Let’s Go Out For… Pizza


What To Know     What To Eat

What To Know

In its melty, crusty glory, pizza satisfies many cravings. So it’s no surprise that one in eight of us eats it on any given day, according to new USDA data. But few people stop at just one slice: The average pizza meal consists of 744 calories (about two to three pieces) — eating up about 37 percent of the average woman’s daily energy need in one sitting. Turn your slice into a nutritious meal with these tips.

The Slice is Right

Going out for a specialty pie? Use this guide for smart ordering.

New York-Style

New Yorkers do everything big. Pizza is no exception: Typical NYC-style slices are cut from an extra-large 18-inch pie, making a slice the equivalent of two-plus regular ones. (14 to 16 SmartPoints value)

Nicer slice: Provide your brain with a visual cue more satisfying than a slice: Cut a piece into threes. Then eat slowly and savor. Or split a slice and a salad with a pal.

Chicago-Style

A deep-dish pie can tower up to 3 inches high, and the crust may be stuffed with cheese. It’s traditionally topped heavily with both cheese and meat. (11 to 15 SmartPoints value)

Nicer Slice: Order Chicago’s other signature pie, the thin crust. If you go deep dish, plan other meals of the day accordingly. Then request half the meat and choose a lean protein (such as ham) over pepperoni.

Artisan

The same toppings that make gourmet pizza unique (bacon, potatoes, fried eggs, 17 different cheeses…) also drive up the calorie and saturated fat content (5 to 9 SmartPoints value).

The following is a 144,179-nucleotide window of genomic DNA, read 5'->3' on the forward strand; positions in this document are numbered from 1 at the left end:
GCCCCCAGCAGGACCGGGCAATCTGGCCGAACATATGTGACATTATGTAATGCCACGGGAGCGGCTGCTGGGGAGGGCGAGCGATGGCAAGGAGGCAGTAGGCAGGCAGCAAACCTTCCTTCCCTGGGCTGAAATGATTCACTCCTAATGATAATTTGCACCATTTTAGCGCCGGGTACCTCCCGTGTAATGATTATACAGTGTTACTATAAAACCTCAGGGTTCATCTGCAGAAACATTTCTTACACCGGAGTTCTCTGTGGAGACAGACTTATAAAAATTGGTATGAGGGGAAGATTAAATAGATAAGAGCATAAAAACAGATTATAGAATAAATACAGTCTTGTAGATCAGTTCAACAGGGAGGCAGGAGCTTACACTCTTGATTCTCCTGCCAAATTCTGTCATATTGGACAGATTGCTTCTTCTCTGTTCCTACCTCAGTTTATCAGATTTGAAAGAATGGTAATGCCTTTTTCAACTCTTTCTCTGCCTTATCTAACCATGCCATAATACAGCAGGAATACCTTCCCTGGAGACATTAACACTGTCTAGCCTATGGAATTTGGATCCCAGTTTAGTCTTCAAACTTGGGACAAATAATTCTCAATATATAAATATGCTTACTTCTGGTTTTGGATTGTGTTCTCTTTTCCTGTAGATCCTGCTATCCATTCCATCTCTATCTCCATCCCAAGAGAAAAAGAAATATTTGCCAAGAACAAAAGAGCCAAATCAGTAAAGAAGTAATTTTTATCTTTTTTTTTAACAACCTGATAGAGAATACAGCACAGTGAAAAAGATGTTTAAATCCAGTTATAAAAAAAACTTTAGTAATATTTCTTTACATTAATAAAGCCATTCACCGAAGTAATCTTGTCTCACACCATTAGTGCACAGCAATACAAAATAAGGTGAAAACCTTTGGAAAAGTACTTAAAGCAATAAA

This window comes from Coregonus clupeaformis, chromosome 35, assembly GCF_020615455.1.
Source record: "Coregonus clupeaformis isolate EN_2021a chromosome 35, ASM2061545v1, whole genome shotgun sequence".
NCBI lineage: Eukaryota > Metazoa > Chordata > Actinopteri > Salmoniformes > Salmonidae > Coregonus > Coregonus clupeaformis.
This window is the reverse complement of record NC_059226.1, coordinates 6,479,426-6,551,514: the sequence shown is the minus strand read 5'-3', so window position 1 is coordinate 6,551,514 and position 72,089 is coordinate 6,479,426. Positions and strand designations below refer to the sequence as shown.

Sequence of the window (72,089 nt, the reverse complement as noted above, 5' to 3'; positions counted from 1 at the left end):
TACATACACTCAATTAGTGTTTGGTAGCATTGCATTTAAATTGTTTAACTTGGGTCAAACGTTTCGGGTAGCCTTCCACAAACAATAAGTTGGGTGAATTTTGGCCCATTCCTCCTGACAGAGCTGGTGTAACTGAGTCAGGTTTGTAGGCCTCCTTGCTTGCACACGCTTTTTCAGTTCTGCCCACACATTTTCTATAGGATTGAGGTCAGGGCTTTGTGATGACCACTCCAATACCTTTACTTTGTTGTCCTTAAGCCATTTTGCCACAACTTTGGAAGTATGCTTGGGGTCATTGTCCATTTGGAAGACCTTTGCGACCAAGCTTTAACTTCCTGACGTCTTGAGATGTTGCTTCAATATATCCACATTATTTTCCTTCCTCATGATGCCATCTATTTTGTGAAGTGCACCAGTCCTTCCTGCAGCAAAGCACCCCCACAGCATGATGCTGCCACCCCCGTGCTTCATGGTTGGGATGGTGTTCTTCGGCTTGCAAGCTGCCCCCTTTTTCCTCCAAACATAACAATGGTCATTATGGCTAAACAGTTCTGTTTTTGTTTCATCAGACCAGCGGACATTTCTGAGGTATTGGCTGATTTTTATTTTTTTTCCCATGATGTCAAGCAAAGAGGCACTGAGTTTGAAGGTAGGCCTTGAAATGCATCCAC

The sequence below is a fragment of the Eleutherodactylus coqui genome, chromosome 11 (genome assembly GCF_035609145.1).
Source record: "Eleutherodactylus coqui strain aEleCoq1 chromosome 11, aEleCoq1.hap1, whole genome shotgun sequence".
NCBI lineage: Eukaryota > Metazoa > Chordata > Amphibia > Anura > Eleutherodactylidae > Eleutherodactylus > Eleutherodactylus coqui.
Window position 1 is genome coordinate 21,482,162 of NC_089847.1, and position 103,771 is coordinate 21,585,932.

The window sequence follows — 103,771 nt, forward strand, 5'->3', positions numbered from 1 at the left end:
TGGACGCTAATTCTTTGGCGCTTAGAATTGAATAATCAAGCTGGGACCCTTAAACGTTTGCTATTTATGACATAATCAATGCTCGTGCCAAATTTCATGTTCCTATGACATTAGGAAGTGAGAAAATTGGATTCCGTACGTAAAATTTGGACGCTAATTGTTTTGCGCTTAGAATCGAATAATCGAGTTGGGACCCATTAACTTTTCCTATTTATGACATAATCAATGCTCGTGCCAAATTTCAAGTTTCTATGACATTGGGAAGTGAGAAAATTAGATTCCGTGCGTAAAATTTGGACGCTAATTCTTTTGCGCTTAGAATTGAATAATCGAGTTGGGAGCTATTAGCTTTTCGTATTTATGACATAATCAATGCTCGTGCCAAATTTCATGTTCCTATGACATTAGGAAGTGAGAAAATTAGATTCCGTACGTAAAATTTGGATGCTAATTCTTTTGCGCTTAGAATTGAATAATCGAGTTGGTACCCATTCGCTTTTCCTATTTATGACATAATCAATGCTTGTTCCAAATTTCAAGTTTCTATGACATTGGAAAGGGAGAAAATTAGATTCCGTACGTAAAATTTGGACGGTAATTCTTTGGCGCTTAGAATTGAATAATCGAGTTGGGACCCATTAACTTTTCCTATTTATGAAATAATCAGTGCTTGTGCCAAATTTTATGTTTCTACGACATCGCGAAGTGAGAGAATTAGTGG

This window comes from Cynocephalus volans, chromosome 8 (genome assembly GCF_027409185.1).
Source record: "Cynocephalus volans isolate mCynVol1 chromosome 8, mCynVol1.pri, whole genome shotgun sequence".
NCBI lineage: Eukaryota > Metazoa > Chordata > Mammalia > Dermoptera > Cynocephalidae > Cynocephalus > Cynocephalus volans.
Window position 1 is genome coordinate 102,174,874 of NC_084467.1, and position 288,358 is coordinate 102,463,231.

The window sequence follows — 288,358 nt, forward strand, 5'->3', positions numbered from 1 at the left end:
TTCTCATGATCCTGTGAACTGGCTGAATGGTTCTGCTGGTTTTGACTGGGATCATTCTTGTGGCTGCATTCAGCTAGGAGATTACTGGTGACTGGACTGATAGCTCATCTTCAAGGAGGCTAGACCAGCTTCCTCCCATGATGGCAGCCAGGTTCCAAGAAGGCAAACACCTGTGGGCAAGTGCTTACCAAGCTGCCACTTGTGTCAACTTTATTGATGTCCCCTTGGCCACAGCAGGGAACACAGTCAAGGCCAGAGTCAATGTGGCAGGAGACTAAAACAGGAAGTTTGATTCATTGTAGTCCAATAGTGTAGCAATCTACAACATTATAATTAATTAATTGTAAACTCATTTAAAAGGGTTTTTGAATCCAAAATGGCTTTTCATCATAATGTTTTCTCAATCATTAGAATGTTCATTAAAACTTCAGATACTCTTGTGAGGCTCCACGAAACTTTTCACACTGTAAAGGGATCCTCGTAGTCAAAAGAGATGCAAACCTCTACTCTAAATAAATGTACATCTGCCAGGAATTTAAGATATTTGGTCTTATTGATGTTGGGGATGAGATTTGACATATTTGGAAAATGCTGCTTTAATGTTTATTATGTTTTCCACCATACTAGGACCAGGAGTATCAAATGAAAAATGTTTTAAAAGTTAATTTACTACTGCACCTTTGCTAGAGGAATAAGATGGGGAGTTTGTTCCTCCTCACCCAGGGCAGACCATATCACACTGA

Nicer Slice: Pass on cheese, creamy or pesto sauces; choose a slice with marinara. Order a veggie-centric specialty pie (like wild mushroom or squash), then boost flavor with herbs and skip the olive oil drizzle.

Don’t pay the price for ordering in — dig into these calorie-saving tips.

Phone it in. People tend to request double toppings and other high-calorie add-ons when ordering online versus dialing in or ordering in person. The online order results in a pizza with 3 percent more calories, a recent preliminary University of Toronto study found.

Don’t fall for the extras. Instead of buffalo wings or pasta, tack on a side of steamed veggies or a vegetable-only salad — greens will help keep you full. 

Decide based on hunger, not coupons. You’re only saving money if you don’t order more than you would without the coupon. Skip it if you’ll end up with free soda, breadsticks, dessert pizza or a larger pie that you wouldn’t normally request.

EXPERT: Heather Mangieri, MS, a Pittsburgh dietitian and spokesperson for the Academy of Nutrition and Dietetics.